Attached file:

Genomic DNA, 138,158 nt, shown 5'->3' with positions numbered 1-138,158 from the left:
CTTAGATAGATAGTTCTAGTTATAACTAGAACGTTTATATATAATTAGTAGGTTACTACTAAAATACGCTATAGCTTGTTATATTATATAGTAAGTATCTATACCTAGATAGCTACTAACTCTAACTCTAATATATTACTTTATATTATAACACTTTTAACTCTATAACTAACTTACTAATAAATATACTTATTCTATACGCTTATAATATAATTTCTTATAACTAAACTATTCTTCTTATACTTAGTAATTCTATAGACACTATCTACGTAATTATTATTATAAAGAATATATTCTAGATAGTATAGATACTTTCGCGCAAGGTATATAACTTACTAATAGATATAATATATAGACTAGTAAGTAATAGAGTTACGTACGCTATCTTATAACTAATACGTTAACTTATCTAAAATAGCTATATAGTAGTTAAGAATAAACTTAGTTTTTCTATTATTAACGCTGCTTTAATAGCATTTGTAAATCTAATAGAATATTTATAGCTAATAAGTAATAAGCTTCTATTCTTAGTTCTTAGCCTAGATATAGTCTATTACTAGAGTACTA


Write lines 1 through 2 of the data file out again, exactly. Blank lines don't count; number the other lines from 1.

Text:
Genomic DNA, 138,158 nt, shown 5'->3' with positions numbered 1-138,158 from the left:
CTTAGATAGATAGTTCTAGTTATAACTAGAACGTTTATATATAATTAGTAGGTTACTACTAAAATACGCTATAGCTTGTTATATTATATAGTAAGTATCTATACCTAGATAGCTACTAACTCTAACTCTAATATATTACTTTATATTATAACACTTTTAACTCTATAACTAACTTACTAATAAATATACTTATTCTATACGCTTATAATATAATTTCTTATAACTAAACTATTCTTCTTATACTTAGTAATTCTATAGACACTATCTACGTAATTATTATTATAAAGAATATATTCTAGATAGTATAGATACTTTCGCGCAAGGTATATAACTTACTAATAGATATAATATATAGACTAGTAAGTAATAGAGTTACGTACGCTATCTTATAACTAATACGTTAACTTATCTAAAATAGCTATATAGTAGTTAAGAATAAACTTAGTTTTTCTATTATTAACGCTGCTTTAATAGCATTTGTAAATCTAATAGAATATTTATAGCTAATAAGTAATAAGCTTCTATTCTTAGTTCTTAGCCTAGATATAGTCTATTACTAGAGTACTA